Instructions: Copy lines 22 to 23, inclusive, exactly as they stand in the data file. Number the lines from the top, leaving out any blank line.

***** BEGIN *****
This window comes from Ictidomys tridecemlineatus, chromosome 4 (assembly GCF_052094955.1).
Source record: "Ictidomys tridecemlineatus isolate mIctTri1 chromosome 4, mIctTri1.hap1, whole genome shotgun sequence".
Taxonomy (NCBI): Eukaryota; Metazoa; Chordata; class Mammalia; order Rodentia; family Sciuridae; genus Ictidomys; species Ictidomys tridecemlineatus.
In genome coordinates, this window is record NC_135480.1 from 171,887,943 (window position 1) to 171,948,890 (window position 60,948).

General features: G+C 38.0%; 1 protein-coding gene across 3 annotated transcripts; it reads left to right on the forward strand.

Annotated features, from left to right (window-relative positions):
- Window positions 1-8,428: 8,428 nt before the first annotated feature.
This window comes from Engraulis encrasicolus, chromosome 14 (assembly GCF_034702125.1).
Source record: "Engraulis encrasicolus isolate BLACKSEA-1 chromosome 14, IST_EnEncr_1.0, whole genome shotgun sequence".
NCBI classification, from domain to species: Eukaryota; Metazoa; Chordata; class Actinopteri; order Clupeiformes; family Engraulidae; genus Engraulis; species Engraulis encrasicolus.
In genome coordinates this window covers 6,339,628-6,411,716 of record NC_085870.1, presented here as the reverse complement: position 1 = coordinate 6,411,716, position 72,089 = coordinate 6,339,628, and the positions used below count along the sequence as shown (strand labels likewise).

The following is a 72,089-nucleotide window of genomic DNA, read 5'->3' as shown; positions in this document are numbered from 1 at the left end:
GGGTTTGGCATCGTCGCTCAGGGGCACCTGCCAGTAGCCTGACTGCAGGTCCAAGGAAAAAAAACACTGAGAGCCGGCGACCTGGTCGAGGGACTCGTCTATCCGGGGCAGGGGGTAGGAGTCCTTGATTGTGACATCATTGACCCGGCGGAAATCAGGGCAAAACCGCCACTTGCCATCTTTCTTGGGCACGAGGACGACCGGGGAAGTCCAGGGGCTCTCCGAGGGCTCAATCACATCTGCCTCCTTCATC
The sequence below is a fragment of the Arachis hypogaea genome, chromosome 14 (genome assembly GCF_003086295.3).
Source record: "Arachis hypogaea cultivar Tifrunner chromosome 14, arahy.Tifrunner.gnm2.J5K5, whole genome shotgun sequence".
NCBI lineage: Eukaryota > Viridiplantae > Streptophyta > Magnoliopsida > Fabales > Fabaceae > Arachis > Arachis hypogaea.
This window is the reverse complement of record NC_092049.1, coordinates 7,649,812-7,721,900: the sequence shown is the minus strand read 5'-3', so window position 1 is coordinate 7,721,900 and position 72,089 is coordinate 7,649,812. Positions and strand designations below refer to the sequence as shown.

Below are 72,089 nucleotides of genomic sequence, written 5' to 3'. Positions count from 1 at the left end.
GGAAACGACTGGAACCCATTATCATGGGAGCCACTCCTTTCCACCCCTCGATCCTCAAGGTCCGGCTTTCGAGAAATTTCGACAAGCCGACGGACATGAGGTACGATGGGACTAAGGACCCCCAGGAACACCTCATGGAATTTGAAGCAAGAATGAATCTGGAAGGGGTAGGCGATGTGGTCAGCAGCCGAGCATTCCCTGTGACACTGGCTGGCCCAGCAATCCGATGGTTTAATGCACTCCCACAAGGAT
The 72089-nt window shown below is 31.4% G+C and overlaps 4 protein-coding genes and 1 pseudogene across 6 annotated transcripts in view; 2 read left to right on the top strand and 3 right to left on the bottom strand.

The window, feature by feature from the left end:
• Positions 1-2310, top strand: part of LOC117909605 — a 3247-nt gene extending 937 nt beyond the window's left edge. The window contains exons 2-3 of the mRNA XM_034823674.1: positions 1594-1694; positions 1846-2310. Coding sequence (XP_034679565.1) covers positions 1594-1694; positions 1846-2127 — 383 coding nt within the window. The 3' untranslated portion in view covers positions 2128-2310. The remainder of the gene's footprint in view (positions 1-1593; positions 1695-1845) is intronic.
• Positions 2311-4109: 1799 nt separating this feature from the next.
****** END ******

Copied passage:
• Positions 1-2310, top strand: part of LOC117909605 — a 3247-nt gene extending 937 nt beyond the window's left edge. The window contains exons 2-3 of the mRNA XM_034823674.1: positions 1594-1694; positions 1846-2310. Coding sequence (XP_034679565.1) covers positions 1594-1694; positions 1846-2127 — 383 coding nt within the window. The 3' untranslated portion in view covers positions 2128-2310. The remainder of the gene's footprint in view (positions 1-1593; positions 1695-1845) is intronic.
• Positions 2311-4109: 1799 nt separating this feature from the next.